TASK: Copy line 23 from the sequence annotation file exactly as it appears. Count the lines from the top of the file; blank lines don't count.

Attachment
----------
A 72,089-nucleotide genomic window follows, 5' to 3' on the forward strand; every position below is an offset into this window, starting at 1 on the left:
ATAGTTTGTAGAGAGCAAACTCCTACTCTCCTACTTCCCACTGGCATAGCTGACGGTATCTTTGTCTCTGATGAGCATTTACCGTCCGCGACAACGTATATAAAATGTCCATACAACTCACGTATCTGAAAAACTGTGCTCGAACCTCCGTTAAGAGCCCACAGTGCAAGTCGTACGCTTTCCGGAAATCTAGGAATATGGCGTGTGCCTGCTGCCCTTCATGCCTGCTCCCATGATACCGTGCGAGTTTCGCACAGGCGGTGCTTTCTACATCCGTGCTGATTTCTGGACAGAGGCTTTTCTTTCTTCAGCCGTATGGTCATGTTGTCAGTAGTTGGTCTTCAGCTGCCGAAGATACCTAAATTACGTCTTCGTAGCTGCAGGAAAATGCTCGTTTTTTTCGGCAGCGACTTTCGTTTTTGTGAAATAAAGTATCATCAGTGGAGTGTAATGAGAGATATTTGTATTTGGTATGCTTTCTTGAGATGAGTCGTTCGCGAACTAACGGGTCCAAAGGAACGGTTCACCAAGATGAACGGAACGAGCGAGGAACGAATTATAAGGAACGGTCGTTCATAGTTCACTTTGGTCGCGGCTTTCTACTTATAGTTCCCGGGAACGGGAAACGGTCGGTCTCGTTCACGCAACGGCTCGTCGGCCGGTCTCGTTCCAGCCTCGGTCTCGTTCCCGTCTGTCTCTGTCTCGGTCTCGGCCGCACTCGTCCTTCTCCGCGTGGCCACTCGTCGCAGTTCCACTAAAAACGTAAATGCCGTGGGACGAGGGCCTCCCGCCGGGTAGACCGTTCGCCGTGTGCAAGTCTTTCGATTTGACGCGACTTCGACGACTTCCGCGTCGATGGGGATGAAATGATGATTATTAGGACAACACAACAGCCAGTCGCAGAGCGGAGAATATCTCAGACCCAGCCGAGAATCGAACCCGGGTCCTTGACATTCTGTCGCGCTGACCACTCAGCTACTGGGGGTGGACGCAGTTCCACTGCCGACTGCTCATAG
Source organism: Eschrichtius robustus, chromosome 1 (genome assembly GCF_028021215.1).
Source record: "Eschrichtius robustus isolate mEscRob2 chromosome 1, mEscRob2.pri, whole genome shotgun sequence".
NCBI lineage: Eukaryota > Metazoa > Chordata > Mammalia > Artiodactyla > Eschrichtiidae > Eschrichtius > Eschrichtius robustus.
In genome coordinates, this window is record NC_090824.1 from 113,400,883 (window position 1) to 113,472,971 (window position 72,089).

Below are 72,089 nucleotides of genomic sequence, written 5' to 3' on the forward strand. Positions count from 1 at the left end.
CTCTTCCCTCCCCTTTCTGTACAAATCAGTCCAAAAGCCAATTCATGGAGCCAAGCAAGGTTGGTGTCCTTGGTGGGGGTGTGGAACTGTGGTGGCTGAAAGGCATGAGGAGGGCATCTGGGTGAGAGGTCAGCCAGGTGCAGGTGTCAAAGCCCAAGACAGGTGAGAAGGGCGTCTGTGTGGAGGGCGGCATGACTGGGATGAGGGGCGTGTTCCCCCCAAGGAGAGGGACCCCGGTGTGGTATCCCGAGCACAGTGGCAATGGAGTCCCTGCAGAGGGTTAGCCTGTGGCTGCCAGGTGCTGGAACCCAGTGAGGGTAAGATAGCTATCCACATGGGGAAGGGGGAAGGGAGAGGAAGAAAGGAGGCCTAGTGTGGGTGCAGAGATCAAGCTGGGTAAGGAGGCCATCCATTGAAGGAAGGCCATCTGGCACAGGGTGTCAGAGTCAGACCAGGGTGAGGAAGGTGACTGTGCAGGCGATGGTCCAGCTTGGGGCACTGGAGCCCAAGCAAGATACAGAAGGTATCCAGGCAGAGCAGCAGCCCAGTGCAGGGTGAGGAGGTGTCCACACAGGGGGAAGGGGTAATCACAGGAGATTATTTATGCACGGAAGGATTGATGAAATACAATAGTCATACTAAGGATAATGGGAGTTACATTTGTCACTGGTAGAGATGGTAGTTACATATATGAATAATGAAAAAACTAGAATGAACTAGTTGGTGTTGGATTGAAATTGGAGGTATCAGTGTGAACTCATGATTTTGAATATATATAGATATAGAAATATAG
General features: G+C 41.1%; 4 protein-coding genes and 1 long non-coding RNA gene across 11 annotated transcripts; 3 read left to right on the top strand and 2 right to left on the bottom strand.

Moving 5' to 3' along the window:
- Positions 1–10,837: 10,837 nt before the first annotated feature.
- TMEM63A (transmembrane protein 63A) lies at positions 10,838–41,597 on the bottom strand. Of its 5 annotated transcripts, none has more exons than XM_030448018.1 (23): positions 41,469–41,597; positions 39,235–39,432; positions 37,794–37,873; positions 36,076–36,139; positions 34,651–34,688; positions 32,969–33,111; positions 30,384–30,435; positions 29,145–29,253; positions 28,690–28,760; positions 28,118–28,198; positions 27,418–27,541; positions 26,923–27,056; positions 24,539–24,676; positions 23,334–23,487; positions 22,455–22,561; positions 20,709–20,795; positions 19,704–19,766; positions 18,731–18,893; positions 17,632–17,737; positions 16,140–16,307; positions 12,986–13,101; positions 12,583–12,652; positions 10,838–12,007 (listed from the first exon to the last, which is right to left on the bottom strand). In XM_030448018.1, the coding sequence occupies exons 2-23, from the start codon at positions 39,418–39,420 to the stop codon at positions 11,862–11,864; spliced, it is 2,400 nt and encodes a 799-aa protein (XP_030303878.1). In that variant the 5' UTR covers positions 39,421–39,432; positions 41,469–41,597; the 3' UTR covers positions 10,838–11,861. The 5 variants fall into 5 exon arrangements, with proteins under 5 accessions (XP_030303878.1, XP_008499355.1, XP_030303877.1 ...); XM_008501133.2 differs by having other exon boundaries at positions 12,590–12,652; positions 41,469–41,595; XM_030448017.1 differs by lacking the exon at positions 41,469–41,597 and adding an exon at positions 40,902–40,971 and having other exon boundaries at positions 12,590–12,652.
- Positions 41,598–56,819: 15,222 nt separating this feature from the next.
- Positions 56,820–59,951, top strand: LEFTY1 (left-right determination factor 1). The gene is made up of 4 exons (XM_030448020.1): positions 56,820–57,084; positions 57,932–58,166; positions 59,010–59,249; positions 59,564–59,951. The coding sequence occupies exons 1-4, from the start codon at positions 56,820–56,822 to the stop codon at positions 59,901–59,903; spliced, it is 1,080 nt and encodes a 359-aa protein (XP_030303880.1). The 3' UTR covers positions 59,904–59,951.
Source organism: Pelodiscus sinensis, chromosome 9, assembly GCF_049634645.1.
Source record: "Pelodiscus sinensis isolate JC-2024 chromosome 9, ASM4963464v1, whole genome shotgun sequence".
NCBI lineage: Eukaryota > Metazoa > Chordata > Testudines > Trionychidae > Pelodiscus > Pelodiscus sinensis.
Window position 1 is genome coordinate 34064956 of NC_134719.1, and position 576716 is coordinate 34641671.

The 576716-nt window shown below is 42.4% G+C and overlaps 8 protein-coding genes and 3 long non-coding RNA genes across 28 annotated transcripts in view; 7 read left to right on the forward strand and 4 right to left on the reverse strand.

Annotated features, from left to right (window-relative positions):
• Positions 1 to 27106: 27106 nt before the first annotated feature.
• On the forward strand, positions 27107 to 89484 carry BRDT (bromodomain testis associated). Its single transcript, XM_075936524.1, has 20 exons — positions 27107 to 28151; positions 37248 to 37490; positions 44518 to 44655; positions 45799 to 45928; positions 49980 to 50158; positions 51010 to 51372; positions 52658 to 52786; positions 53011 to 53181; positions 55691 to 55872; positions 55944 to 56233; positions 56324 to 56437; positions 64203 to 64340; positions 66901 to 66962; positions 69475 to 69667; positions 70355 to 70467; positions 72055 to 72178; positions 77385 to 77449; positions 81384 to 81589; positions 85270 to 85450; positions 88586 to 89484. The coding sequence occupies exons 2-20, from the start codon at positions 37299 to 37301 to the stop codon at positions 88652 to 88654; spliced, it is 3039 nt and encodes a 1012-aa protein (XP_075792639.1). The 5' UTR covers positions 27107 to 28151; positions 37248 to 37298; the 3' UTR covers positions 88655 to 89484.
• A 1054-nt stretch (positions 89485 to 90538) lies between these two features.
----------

• A 1054-nt stretch (positions 89485 to 90538) lies between these two features.